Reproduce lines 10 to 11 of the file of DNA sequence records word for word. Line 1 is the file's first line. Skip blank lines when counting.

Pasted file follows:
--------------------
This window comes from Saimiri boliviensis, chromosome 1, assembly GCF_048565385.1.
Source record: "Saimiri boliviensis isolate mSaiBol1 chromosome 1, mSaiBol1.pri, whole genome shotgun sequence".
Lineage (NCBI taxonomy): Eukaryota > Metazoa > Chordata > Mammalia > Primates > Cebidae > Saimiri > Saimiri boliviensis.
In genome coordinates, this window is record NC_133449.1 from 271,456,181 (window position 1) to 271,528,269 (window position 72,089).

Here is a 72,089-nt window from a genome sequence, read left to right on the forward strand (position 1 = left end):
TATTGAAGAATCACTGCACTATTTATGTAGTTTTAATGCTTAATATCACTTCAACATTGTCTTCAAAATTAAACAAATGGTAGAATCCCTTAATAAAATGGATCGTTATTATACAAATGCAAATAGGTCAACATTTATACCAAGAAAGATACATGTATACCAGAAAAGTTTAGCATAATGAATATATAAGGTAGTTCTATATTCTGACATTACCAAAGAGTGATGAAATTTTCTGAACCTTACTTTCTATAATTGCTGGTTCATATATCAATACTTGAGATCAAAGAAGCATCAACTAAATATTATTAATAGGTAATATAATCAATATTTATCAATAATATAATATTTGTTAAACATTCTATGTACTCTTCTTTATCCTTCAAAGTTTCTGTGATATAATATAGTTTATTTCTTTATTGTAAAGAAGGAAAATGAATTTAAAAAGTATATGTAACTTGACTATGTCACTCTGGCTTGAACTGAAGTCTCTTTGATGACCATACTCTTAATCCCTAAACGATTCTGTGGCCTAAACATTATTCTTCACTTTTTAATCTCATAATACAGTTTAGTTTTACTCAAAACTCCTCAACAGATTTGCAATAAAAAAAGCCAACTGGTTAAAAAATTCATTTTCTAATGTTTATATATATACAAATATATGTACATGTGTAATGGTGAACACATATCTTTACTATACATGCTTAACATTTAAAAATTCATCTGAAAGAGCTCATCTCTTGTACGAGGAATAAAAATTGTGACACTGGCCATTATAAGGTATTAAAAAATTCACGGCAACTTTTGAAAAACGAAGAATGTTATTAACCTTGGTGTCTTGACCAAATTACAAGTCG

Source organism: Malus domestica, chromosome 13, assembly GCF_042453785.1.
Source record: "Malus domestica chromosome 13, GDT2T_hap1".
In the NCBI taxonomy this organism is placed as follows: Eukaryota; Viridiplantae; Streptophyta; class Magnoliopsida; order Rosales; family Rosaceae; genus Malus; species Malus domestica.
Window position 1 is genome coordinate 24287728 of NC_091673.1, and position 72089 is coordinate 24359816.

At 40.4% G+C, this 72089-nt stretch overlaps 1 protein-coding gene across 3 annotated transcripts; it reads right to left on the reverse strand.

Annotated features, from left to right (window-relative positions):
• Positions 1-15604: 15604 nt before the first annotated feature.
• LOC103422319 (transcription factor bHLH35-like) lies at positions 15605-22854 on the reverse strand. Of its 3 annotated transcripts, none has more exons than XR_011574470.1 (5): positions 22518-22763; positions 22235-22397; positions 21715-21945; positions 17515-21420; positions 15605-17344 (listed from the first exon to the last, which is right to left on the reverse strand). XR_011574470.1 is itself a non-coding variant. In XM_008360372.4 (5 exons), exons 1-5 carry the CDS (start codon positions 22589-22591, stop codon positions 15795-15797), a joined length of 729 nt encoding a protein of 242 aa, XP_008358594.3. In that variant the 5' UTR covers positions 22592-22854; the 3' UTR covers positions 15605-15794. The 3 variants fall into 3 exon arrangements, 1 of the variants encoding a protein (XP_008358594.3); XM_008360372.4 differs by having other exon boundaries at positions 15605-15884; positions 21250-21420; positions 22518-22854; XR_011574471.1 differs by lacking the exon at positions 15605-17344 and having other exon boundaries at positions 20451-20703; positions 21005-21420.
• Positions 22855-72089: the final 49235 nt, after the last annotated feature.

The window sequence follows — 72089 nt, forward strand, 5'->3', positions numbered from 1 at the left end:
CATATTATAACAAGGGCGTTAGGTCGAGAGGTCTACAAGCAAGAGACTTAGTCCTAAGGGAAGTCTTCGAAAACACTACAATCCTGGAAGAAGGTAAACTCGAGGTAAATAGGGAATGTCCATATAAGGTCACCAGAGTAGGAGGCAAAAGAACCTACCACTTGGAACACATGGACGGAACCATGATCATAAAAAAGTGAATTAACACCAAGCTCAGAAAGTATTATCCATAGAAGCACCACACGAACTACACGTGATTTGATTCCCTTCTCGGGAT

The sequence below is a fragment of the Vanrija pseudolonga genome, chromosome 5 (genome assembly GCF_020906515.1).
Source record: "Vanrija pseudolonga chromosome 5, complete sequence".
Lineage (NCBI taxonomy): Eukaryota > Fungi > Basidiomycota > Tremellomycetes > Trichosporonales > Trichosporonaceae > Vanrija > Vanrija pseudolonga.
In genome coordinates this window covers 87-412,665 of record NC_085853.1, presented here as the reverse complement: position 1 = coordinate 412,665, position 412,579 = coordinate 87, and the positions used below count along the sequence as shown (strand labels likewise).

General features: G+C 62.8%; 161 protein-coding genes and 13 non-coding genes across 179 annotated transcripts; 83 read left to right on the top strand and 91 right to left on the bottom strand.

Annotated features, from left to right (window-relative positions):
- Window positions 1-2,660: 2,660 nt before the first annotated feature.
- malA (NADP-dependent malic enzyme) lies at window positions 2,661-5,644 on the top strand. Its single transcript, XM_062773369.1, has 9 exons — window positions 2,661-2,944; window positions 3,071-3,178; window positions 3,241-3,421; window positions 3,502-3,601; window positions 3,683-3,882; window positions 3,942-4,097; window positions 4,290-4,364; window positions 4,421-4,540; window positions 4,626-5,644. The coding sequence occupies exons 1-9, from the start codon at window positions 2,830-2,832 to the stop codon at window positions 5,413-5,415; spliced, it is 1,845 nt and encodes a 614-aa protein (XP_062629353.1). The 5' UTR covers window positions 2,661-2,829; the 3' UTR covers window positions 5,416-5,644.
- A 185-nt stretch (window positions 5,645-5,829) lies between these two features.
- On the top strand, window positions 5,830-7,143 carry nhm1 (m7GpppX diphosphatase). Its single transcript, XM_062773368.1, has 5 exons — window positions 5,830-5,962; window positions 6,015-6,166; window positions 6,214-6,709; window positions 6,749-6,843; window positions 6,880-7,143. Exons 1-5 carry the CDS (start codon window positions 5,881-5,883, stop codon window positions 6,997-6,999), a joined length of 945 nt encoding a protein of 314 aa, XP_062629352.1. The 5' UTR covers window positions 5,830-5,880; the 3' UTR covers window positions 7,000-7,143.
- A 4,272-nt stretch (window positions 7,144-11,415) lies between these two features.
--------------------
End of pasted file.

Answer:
Window position 1 is genome coordinate 24287728 of NC_091673.1, and position 72089 is coordinate 24359816.

At 40.4% G+C, this 72089-nt stretch overlaps 1 protein-coding gene across 3 annotated transcripts; it reads right to left on the reverse strand.